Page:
Fort Sumter is a must visit site as it was the first military battle of the American Civil War.

Gettysburg Battlefield

Gettysburg National Military Park, Pennsylvania

The grass fields at Gettysburg are peaceful and silent.  That wasn’t always the case.  The small town of Gettysburg, Pennsylvania stood witness to one of the most important battles of the American Civil War and the site of one of the most famous American Presidental speeches.

The Battle of Gettysburg occurred between July 1-3, 1863.  General Robert E. Lee of the Confederate Army lead an attack into the state of Pennsylvania.  His hope was a decisive victory on Union soil would lead to a demoralized North ending the war.  His army was met by Maj. Gen. George Meade’s Army of the Potomac.  Meade repelled the attack and Lee retreated.

After the battle, on November 19, 1863 President Abraham Lincoln gave his historic Gettysburg Address.  He defined the Civil War as a struggle to ensure that “all men are created equal.”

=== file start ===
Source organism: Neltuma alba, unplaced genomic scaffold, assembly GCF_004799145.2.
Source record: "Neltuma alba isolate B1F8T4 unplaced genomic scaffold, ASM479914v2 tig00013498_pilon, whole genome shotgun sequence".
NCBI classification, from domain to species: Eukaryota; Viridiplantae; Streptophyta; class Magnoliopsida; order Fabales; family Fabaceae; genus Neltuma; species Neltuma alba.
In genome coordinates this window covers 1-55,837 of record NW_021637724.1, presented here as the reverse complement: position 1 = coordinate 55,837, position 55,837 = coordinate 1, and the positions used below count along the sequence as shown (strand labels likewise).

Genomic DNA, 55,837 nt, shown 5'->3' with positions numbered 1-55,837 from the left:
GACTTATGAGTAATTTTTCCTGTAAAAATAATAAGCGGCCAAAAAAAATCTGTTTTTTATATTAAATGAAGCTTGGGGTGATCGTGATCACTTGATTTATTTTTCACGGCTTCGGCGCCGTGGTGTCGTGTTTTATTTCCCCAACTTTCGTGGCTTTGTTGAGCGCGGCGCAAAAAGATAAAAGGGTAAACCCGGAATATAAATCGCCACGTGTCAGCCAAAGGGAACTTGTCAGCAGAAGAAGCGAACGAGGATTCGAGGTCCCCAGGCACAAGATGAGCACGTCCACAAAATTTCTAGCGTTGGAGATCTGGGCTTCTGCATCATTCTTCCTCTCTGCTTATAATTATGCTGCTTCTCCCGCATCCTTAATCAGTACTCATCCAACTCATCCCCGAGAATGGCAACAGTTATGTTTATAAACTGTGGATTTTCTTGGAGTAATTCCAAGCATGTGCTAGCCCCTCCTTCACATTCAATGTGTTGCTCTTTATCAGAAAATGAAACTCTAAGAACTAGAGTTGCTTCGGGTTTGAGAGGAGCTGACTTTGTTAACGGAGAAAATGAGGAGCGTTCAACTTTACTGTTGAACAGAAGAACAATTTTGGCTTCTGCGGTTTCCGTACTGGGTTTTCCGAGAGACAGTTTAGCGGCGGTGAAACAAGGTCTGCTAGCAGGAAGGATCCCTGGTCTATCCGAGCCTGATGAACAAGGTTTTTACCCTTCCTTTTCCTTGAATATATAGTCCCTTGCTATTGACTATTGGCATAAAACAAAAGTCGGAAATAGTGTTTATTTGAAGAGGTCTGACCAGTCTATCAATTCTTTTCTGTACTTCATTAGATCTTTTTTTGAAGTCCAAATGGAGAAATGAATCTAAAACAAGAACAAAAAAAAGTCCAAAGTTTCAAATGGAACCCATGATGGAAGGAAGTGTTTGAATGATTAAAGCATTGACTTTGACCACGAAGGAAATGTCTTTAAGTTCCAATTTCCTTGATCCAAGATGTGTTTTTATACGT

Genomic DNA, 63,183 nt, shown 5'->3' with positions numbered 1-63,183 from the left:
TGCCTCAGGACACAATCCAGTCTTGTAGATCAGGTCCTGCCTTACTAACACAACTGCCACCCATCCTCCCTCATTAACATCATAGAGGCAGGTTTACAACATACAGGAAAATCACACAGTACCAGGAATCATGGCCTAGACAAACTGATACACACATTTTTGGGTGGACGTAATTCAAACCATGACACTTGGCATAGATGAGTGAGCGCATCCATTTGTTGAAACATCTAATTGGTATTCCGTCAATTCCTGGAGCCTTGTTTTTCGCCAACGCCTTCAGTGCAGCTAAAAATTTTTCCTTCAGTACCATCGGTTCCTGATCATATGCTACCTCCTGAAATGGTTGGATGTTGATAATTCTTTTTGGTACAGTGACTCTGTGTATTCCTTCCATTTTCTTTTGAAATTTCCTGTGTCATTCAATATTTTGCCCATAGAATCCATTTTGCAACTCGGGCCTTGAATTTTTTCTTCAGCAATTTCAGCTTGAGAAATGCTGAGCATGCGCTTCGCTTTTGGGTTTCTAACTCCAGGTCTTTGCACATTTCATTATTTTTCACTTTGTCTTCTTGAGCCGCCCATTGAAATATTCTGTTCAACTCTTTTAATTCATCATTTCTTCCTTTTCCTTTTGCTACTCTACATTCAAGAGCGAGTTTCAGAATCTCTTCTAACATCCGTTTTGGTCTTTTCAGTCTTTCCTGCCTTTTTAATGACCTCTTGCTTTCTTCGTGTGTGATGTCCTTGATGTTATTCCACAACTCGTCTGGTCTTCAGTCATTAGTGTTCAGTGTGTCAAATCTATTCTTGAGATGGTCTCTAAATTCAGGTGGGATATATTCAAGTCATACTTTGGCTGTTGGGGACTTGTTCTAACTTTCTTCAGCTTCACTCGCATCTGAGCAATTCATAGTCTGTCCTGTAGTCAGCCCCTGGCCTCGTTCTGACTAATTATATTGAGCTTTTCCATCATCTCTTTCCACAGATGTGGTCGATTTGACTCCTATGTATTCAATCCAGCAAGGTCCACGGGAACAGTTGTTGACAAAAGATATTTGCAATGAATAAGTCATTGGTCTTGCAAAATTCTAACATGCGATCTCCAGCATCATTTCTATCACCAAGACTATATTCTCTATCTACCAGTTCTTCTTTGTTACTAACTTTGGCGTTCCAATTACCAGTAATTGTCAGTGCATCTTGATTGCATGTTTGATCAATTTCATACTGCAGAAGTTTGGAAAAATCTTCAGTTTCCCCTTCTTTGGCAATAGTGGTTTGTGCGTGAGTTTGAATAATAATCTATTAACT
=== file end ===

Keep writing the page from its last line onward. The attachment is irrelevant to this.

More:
The Gettysburg Battlefield is a must visit as the turning point in the Civil War and about the struggle for human rights and a reminder to all Americans the cost of a divided nation.

Battle of the Little Bighorn

Little Bighorn Battlefield National Monument, Montana

You might know the Battle of Little Bighorn better as Custer’s Last Stand.  Alas, the battle is more famous for the death of famed Civil War Officer George Armstrong Custer.  The Battle was much more important than the death of a Civil War officer.

The United States government wanted to obtain the Black Hills region to make use of the gold and other resources.  The  Lakota, Northern Cheyenne, and Arapaho tribes refused to give the land up.  The Tribes and the U.S. government clashed in a series of battles known as the Great Sioux War.